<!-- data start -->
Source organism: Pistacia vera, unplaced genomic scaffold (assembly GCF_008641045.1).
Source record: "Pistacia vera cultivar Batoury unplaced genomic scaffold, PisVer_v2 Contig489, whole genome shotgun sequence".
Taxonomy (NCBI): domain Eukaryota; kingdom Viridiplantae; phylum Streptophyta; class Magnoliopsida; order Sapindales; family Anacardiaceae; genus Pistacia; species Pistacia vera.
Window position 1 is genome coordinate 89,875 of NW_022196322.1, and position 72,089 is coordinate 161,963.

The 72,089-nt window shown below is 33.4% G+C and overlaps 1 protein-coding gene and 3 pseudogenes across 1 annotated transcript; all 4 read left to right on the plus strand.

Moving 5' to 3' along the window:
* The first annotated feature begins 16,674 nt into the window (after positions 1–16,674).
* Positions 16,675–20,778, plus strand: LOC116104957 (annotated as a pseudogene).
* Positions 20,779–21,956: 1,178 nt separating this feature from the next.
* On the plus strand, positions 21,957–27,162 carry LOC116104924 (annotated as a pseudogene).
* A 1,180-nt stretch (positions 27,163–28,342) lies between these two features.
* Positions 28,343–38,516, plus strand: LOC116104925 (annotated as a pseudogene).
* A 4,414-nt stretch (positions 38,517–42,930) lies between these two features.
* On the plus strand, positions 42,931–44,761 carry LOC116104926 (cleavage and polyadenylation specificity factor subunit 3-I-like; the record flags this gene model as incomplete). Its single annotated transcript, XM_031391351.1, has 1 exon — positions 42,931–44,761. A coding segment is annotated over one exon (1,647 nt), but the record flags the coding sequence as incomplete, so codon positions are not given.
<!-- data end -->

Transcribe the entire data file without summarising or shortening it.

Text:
Source organism: Pistacia vera, unplaced genomic scaffold (assembly GCF_008641045.1).
Source record: "Pistacia vera cultivar Batoury unplaced genomic scaffold, PisVer_v2 Contig489, whole genome shotgun sequence".
Taxonomy (NCBI): domain Eukaryota; kingdom Viridiplantae; phylum Streptophyta; class Magnoliopsida; order Sapindales; family Anacardiaceae; genus Pistacia; species Pistacia vera.
Window position 1 is genome coordinate 89,875 of NW_022196322.1, and position 72,089 is coordinate 161,963.

The 72,089-nt window shown below is 33.4% G+C and overlaps 1 protein-coding gene and 3 pseudogenes across 1 annotated transcript; all 4 read left to right on the plus strand.

Moving 5' to 3' along the window:
* The first annotated feature begins 16,674 nt into the window (after positions 1–16,674).
* Positions 16,675–20,778, plus strand: LOC116104957 (annotated as a pseudogene).
* Positions 20,779–21,956: 1,178 nt separating this feature from the next.
* On the plus strand, positions 21,957–27,162 carry LOC116104924 (annotated as a pseudogene).
* A 1,180-nt stretch (positions 27,163–28,342) lies between these two features.
* Positions 28,343–38,516, plus strand: LOC116104925 (annotated as a pseudogene).
* A 4,414-nt stretch (positions 38,517–42,930) lies between these two features.
* On the plus strand, positions 42,931–44,761 carry LOC116104926 (cleavage and polyadenylation specificity factor subunit 3-I-like; the record flags this gene model as incomplete). Its single annotated transcript, XM_031391351.1, has 1 exon — positions 42,931–44,761. A coding segment is annotated over one exon (1,647 nt), but the record flags the coding sequence as incomplete, so codon positions are not given.